My Recommendations: Books of the Week, September 17 — Drs. Thomas & Toussaint

On September 5 Dr. Stanley D. Toussaint entered glory and the following day Dr. Robert L. Thomas went to heaven as well. Interestingly, both men were born in 1928 (Dr. Toussaint in Minnesota and Dr. Thomas in Georgia). Both also were New Testament scholars majoring on the Gospels, the Book of Revelation, dispensationalism, and eschatology. Dr. Thomas contributed many significant articles to The Master’s Seminary Journal, which he edited from 1990 until 2011. Dr. Toussaint published around twenty-five important articles in Bibliotheca Sacra. Dr. Thomas began his seminary teaching ministry in 1959 and continued full-time until 2008 — he taught first at Talbot Seminary and became the first full-time faculty hire at The Master’s Seminary in 1986. Dr. Toussaint started teaching at Dallas Theological Seminary and continued until his retirement in 2012.

 

As a contributor to ParkingSpace23, I posted Two Fallen Towers and Two Fallen Giants about the two men on September 11. In addition, at Dispensational Publishing I contributed a comment to Remembering Two Great Teachers and then they posted my Reflections on the Life of Robert L. Thomas, Th.D.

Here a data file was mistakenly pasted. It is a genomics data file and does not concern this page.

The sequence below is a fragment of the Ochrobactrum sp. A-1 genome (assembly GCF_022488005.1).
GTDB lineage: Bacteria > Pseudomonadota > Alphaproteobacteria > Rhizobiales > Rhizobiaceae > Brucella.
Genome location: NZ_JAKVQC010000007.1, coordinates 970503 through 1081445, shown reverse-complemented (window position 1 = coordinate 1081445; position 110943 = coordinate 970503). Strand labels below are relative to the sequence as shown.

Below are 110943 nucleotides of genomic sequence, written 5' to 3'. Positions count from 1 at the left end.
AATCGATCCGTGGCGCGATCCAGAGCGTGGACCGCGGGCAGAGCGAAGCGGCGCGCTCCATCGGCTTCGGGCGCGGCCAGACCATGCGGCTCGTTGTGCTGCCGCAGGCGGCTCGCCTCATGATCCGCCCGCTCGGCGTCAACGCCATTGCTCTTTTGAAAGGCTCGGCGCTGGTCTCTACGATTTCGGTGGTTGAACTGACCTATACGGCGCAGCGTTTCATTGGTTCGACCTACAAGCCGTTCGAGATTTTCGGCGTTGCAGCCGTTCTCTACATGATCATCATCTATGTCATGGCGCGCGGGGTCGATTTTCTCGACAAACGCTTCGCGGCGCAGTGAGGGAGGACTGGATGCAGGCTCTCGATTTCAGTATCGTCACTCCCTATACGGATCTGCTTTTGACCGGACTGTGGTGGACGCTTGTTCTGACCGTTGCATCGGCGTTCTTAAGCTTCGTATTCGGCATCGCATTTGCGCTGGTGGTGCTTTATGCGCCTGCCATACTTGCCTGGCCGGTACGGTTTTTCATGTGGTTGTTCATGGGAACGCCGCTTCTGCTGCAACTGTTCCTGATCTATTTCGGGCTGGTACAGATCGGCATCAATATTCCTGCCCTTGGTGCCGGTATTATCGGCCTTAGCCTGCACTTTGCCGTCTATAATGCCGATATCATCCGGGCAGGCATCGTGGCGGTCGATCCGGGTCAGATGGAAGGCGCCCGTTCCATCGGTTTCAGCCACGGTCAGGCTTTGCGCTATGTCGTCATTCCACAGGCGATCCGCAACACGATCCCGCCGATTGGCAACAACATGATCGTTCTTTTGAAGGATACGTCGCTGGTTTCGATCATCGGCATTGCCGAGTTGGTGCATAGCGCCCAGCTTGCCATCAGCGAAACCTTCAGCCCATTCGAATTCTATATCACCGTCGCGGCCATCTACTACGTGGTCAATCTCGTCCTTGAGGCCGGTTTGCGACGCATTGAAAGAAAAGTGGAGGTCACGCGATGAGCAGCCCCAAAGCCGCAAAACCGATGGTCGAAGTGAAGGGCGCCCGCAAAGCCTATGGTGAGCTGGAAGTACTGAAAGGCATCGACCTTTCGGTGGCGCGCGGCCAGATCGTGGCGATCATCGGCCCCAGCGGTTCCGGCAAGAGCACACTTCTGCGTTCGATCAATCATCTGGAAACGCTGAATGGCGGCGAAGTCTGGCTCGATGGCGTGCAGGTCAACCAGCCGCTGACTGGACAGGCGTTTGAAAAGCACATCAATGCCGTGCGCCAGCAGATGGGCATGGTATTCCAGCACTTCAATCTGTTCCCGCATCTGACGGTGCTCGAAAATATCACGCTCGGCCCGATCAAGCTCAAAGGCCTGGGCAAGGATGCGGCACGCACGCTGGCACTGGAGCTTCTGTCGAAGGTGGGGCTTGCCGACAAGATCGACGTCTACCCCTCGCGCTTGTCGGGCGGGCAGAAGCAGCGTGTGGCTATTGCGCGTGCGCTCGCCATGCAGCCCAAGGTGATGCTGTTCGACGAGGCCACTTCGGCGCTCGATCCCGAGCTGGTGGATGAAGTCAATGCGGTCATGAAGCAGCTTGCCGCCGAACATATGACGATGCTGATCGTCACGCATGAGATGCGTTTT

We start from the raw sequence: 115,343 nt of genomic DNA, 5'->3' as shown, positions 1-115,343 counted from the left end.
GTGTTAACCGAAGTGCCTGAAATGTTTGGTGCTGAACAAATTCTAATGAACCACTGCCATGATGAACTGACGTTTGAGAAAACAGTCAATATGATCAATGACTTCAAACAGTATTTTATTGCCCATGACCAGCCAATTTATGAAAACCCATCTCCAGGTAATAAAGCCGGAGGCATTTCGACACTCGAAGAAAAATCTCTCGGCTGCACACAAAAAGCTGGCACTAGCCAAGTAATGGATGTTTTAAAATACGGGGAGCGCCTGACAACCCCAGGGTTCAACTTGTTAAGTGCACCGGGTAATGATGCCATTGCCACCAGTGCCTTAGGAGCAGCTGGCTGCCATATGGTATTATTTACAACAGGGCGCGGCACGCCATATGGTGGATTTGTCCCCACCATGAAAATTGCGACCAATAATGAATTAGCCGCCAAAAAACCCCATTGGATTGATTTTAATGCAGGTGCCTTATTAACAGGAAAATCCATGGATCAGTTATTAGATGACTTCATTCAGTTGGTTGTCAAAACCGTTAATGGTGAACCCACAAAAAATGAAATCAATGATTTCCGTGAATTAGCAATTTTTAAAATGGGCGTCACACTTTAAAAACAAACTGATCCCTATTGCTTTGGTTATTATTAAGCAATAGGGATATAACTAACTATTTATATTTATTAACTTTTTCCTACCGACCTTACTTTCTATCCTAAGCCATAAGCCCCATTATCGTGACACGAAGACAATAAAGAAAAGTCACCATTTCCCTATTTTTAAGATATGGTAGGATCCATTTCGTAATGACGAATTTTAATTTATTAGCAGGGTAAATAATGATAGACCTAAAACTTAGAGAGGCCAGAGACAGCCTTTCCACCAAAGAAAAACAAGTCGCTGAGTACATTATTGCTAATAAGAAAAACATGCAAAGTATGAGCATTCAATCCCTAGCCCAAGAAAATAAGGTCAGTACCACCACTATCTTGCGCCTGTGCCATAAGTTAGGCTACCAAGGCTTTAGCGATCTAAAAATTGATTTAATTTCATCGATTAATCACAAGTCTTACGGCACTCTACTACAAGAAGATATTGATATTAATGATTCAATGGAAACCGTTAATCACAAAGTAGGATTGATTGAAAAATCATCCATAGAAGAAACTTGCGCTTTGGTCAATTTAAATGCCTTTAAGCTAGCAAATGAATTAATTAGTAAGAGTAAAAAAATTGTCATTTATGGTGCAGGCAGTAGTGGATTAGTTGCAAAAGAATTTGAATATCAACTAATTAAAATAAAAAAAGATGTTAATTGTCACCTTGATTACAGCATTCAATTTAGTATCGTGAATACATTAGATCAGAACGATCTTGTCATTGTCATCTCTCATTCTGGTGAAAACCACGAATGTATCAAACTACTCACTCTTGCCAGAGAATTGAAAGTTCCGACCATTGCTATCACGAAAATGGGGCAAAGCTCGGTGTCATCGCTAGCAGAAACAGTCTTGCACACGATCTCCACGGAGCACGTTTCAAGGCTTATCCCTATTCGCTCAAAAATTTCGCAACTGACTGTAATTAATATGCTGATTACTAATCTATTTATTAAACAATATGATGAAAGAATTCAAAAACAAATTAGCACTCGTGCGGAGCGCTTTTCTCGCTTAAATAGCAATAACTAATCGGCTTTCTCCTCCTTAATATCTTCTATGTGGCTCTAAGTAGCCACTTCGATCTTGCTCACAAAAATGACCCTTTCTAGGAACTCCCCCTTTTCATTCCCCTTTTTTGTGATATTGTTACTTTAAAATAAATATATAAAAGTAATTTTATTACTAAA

Below I have supplied links below to these two scholars’ best published works. Their labors will continue to bless many students of the New Testament for years to come. They were faithful men who loved the churches in which they served. Both men employed sound exegesis to prepare great expositions of the Word of God. Both of these two spiritual giants impacted the lives of literally hundreds and hundreds of students who continue to follow their example. We praise God for these two men, who still speak through the examples they left us and the products of their labors in both lives and published materials.

The photo above shows Dr. Robert Thomas (right) with one of his favorite students, and his boss, Dr. John MacArthur (left), on the occasion of celebrating Dr. Thomas’ 50 years of seminary teaching in 2009.

The photo at left shows Dr. Stanley Toussaint teaching for a YouTube video.

Click on book thumbnails below for links to the books on Amazon — the first three rows are Dr. Thomas’ books and the last two rows are Dr. Toussaint’s books.

Messianic Hope and the Gentiles–Thinking Through Romans 15:8-13

Romans 15:8-13 provides us with the apostle Paul’s theology of Messianic hope as founded upon the scriptures of the Hebrew Bible. In this significant text he builds upon the revelation of hope about which he speaks in Romans 15:4. With emphasis the apostle refers first of all to revelation twice-written, then follows up with key Scripture citations in each of the three divisions of the Hebrew Bible to demonstrate that the totality of the Old Testament testifies to the Messianic hope of the Gentiles. Not finished yet, Paul then mentions “hope” three times in the closing verses of this section (Romans 15:12-13) to drive home his point. With such amazing focus, how could we miss this truth’s importance to believers, to the Church, and to missions? May your heart be challenged as mine has been in meditating on this text in Paul’s epistle to the Romans.